You may have heard that crushing garlic releases its pungent compounds, called Alliin and Allicin. Those chemicals are believed to be responsible for garlic’s powerful medicinal properties. While crushing does help break down Alliin, it’s actually quite difficult for your body to access it. For better results, crush your garlic using a press. Once you put your crushed cloves through a press, you’ll get more Alliin out of them than if you’d just chopped or pressed them by hand. You can also make sure you’ve fully crushed your cloves by choosing a unit with stainless steel blades. With plastic ones, it’s much easier for pieces of garlic shell to make their way into your dish!

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  • Preparing Salsas

One great way to use your garlic press is for preparing salsa. After boiling your tomatoes, toss them in a bowl with some chopped cilantro and let them cool. Once they have cooled, put your garlic clove through a garlic press and mince it. Mix everything together in a bowl and add salt and pepper to taste.

A garlic press is an ideal choice when it comes to pulverizing whole garlic cloves for making salsas, hummus, or pesto. Plus, you’ll enjoy all of the flavor without worrying about getting smelly hands. For best results, chop your garlic in smaller pieces before placing it in your press so that more surface area is exposed—this way, more flavorful oils will be released during pressing.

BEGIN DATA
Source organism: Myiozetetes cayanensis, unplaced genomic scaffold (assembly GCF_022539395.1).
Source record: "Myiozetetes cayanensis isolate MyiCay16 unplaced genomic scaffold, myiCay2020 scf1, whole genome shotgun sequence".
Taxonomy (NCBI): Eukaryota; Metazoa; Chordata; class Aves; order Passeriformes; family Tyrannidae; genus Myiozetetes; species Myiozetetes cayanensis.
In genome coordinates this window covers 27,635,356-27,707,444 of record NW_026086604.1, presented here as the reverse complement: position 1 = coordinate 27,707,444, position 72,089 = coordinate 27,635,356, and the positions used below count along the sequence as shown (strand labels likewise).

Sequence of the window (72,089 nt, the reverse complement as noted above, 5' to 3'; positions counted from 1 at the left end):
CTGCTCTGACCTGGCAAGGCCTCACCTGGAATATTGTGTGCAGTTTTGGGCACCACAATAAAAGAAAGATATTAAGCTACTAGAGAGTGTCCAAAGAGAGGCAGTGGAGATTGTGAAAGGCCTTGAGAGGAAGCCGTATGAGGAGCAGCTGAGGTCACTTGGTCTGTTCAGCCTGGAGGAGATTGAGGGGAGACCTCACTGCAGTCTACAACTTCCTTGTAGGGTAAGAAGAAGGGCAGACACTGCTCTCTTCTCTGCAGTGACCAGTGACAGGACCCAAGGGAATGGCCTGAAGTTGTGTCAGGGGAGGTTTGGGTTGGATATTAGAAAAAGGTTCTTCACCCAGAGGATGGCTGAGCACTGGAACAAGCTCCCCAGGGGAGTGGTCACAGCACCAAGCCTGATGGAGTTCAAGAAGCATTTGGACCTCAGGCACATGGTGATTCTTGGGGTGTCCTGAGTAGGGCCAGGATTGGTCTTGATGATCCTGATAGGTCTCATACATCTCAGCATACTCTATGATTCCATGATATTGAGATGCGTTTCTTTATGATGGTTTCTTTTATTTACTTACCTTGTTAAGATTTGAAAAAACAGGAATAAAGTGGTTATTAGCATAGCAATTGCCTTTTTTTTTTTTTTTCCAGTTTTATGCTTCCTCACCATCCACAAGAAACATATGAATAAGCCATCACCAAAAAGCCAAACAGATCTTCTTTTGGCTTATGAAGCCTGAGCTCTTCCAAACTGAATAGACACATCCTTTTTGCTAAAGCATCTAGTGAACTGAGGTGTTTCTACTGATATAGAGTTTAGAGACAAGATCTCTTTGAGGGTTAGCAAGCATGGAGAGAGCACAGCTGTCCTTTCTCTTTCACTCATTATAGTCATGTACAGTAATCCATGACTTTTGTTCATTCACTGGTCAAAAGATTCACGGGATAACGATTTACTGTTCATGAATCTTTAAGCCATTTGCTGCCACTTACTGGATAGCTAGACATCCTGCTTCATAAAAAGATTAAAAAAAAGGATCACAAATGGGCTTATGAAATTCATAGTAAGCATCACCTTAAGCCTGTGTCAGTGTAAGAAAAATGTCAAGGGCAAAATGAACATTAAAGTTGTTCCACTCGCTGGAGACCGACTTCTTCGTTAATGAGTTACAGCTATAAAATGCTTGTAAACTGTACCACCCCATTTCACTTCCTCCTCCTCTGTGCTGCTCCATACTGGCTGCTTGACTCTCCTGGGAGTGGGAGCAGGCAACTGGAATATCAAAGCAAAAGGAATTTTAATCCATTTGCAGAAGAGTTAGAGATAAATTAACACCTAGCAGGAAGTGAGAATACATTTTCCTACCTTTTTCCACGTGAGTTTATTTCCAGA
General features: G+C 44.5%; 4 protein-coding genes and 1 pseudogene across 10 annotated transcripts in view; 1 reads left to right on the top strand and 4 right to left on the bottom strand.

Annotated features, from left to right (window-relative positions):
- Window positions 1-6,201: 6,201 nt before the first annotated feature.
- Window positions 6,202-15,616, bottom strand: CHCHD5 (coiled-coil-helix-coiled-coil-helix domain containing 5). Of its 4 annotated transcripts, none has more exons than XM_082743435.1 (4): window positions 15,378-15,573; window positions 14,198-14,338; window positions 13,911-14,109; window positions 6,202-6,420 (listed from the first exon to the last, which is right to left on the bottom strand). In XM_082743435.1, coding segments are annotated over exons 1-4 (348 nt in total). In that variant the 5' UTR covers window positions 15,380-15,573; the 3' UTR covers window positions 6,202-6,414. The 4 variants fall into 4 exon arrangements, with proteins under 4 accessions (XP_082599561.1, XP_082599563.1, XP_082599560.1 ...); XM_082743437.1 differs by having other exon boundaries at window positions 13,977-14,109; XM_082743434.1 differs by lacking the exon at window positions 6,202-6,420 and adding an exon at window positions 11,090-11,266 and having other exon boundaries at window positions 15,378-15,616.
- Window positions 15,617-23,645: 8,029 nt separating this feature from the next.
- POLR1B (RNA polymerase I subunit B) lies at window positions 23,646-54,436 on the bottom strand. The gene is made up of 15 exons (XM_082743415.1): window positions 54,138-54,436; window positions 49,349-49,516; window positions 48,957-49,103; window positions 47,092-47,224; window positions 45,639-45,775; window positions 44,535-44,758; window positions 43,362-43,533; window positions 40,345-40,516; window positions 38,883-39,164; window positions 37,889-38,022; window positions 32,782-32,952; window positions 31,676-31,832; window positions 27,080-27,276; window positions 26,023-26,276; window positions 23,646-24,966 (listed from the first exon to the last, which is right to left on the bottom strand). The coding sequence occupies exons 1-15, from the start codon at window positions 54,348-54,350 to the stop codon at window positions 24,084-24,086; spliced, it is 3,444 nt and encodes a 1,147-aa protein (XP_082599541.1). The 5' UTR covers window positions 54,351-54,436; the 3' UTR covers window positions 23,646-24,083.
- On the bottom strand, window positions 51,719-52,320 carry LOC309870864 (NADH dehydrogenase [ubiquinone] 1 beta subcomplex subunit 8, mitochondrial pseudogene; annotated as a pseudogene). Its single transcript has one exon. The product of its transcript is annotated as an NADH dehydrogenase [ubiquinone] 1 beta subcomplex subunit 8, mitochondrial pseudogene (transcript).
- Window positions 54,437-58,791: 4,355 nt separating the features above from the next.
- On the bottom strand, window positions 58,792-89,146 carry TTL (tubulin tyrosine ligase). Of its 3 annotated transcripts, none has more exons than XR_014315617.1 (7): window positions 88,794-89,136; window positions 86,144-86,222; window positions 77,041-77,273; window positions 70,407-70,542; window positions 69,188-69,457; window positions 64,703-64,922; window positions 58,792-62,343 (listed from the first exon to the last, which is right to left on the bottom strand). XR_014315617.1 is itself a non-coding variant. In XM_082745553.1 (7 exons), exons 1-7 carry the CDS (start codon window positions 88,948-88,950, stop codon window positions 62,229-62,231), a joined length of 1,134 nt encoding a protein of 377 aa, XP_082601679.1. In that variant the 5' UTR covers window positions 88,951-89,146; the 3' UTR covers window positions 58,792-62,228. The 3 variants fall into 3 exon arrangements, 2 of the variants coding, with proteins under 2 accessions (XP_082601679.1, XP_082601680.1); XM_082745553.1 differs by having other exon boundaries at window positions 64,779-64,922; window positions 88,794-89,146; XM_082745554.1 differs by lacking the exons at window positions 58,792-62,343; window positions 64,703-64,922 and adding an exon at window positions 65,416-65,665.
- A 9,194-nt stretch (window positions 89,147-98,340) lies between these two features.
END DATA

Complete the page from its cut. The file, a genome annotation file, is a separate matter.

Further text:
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  • Chopping Herbs Finely

Herbs like parsley and mint can be tough to chop by hand. To avoid messy, uneven pieces, try using a garlic press; it’s super easy and quick. Simply place your herbs in between two layers of plastic and put them inside your garlic press (make sure they don’t stick out too far). Then, squeeze. Add all of your finely chopped herbs to your dish! Voilà! It’s so much easier than chopping by hand. If you have a lot of herbs on your countertop right now, give your press a try! You can mince parsley or cilantro in seconds rather than minutes. Just be sure not to overdo it—you don’t want mushy basil or rosemary! Here are 6 ways to use your garlic press for minced herbs in the kitchen.

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  • Making Pesto

You can probably think of a lot of ways to use your garlic press for cooking. Try making pesto! It’s quick and easy; all you need is some fresh basil, pine nuts (or walnuts), and onion (and, of course, your trusty garlic press). Just add everything into a food processor or blender and pulse until smooth. Toss in some frozen peas or sun-dried tomatoes for added flavor and color.

Combine 4 cups of basil leaves, 2 cloves of minced garlic, 1/2 cup pine nuts, 3/4 cup grated Parmesan cheese and 1/2 cup olive oil in a food processor and puree. Slowly add 1-2 tablespoons of water as needed until desired consistency is reached. (Hint: don’t worry about adding too much water; excess pesto can be used as a marinade for meat.) Use within 10 days.